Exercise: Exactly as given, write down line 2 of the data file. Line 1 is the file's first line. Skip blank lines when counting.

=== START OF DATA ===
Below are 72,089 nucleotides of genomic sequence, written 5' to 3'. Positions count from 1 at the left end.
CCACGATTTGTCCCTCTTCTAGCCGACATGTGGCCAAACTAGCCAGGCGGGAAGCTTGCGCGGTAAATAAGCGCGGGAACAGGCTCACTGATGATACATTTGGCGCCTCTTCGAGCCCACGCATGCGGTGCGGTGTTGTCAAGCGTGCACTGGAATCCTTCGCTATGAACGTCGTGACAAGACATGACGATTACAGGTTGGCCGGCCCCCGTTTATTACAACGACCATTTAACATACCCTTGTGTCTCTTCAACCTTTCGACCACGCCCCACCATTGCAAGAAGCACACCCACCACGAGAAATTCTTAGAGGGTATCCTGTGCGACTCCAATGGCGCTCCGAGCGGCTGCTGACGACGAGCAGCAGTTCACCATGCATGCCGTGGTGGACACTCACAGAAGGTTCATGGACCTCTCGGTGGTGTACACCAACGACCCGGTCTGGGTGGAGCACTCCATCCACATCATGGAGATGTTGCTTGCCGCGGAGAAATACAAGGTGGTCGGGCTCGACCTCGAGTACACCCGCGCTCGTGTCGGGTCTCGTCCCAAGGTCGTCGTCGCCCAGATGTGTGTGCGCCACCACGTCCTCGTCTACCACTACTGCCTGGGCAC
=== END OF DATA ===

CCACGATTTGTCCCTCTTCTAGCCGACATGTGGCCAAACTAGCCAGGCGGGAAGCTTGCGCGGTAAATAAGCGCGGGAACAGGCTCACTGATGATACATTTGGCGCCTCTTCGAGCCCACGCATGCGGTGCGGTGTTGTCAAGCGTGCACTGGAATCCTTCGCTATGAACGTCGTGACAAGACATGACGATTACAGGTTGGCCGGCCCCCGTTTATTACAACGACCATTTAACATACCCTTGTGTCTCTTCAACCTTTCGACCACGCCCCACCATTGCAAGAAGCACACCCACCACGAGAAATTCTTAGAGGGTATCCTGTGCGACTCCAATGGCGCTCCGAGCGGCTGCTGACGACGAGCAGCAGTTCACCATGCATGCCGTGGTGGACACTCACAGAAGGTTCATGGACCTCTCGGTGGTGTACACCAACGACCCGGTCTGGGTGGAGCACTCCATCCACATCATGGAGATGTTGCTTGCCGCGGAGAAATACAAGGTGGTCGGGCTCGACCTCGAGTACACCCGCGCTCGTGTCGGGTCTCGTCCCAAGGTCGTCGTCGCCCAGATGTGTGTGCGCCACCACGTCCTCGTCTACCACTACTGCCTGGGCAC